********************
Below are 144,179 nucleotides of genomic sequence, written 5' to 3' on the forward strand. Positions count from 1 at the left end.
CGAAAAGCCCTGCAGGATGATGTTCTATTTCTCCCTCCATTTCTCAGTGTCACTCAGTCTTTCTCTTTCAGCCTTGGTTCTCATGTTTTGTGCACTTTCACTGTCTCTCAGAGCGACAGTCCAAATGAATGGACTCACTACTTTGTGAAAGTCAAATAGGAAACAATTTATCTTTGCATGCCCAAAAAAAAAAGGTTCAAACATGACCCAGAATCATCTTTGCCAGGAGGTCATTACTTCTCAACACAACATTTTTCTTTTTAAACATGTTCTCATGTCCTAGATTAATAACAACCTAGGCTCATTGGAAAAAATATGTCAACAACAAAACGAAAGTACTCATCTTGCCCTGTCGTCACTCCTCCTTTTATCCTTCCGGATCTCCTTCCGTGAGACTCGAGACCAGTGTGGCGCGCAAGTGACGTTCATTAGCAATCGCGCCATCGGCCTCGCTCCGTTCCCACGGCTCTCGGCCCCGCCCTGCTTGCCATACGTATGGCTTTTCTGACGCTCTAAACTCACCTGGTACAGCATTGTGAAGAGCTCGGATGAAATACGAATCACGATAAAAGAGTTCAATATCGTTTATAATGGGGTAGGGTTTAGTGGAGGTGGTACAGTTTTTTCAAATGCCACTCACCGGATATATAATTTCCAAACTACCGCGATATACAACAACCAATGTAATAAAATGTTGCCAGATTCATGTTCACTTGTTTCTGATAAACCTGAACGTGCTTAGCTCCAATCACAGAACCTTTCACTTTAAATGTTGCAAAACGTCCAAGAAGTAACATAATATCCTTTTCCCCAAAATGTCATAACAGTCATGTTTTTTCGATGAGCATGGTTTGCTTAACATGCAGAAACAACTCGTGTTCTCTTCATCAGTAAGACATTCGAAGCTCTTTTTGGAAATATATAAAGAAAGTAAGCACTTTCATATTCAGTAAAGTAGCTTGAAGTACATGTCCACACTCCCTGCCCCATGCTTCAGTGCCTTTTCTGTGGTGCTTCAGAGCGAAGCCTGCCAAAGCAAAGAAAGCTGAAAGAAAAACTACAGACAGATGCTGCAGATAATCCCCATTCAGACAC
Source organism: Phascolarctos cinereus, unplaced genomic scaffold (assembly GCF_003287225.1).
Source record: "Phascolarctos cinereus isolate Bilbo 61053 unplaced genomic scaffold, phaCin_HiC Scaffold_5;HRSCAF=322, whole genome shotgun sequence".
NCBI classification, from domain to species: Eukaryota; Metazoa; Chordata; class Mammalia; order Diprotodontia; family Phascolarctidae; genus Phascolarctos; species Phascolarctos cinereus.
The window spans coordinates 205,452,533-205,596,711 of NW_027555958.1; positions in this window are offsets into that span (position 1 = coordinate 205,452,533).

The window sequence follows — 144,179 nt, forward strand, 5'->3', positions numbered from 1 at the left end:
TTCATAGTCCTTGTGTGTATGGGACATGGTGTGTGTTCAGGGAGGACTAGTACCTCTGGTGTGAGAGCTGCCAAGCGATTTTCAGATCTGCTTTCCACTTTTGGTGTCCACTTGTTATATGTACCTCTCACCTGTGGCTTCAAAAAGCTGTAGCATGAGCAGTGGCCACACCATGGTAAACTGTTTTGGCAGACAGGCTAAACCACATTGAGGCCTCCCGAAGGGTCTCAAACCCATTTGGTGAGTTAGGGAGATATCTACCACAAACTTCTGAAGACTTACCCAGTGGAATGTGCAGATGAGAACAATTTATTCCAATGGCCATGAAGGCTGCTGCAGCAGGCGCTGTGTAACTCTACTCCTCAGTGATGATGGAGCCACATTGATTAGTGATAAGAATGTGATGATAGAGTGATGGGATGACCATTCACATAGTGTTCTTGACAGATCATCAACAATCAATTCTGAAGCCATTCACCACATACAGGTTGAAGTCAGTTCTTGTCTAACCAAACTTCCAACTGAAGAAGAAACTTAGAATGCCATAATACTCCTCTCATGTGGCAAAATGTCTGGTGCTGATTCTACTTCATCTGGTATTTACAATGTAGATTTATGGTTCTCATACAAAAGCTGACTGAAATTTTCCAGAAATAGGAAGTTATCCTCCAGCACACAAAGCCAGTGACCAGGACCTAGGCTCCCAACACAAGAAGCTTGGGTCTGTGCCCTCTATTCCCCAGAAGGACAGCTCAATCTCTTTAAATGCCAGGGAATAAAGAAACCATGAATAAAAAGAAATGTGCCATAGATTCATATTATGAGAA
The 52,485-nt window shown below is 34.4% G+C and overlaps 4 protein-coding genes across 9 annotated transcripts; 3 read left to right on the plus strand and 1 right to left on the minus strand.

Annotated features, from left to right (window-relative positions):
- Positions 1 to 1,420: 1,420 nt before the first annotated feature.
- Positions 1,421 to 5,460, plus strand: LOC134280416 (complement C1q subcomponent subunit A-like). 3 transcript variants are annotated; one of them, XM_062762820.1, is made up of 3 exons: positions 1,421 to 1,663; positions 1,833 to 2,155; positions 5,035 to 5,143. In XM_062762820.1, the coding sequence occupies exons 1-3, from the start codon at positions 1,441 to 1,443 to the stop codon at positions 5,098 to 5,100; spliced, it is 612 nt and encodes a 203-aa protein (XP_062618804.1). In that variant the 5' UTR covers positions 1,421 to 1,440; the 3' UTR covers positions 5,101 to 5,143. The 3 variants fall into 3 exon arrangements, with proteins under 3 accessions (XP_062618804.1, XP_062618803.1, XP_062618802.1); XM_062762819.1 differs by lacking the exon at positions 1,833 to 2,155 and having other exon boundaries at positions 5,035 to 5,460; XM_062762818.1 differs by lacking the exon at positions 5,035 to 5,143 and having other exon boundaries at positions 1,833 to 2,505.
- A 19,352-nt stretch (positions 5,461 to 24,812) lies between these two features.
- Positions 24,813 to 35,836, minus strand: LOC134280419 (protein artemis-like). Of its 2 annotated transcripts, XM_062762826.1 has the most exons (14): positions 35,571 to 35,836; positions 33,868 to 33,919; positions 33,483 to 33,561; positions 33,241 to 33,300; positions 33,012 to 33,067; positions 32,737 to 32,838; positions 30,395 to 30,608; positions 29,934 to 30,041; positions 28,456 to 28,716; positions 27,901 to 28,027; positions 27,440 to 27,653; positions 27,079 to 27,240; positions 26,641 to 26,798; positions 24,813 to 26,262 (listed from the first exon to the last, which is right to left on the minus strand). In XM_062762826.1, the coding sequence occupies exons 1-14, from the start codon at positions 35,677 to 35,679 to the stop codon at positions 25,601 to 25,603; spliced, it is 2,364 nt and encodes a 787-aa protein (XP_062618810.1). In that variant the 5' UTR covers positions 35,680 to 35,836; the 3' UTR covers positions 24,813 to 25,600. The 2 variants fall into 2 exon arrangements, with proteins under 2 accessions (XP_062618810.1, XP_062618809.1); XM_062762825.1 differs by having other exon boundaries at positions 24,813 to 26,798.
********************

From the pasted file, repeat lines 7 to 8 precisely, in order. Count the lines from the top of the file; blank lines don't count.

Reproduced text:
The window sequence follows — 144,179 nt, forward strand, 5'->3', positions numbered from 1 at the left end:
TTCATAGTCCTTGTGTGTATGGGACATGGTGTGTGTTCAGGGAGGACTAGTACCTCTGGTGTGAGAGCTGCCAAGCGATTTTCAGATCTGCTTTCCACTTTTGGTGTCCACTTGTTATATGTACCTCTCACCTGTGGCTTCAAAAAGCTGTAGCATGAGCAGTGGCCACACCATGGTAAACTGTTTTGGCAGACAGGCTAAACCACATTGAGGCCTCCCGAAGGGTCTCAAACCCATTTGGTGAGTTAGGGAGATATCTACCACAAACTTCTGAAGACTTACCCAGTGGAATGTGCAGATGAGAACAATTTATTCCAATGGCCATGAAGGCTGCTGCAGCAGGCGCTGTGTAACTCTACTCCTCAGTGATGATGGAGCCACATTGATTAGTGATAAGAATGTGATGATAGAGTGATGGGATGACCATTCACATAGTGTTCTTGACAGATCATCAACAATCAATTCTGAAGCCATTCACCACATACAGGTTGAAGTCAGTTCTTGTCTAACCAAACTTCCAACTGAAGAAGAAACTTAGAATGCCATAATACTCCTCTCATGTGGCAAAATGTCTGGTGCTGATTCTACTTCATCTGGTATTTACAATGTAGATTTATGGTTCTCATACAAAAGCTGACTGAAATTTTCCAGAAATAGGAAGTTATCCTCCAGCACACAAAGCCAGTGACCAGGACCTAGGCTCCCAACACAAGAAGCTTGGGTCTGTGCCCTCTATTCCCCAGAAGGACAGCTCAATCTCTTTAAATGCCAGGGAATAAAGAAACCATGAATAAAAAGAAATGTGCCATAGATTCATATTATGAGAA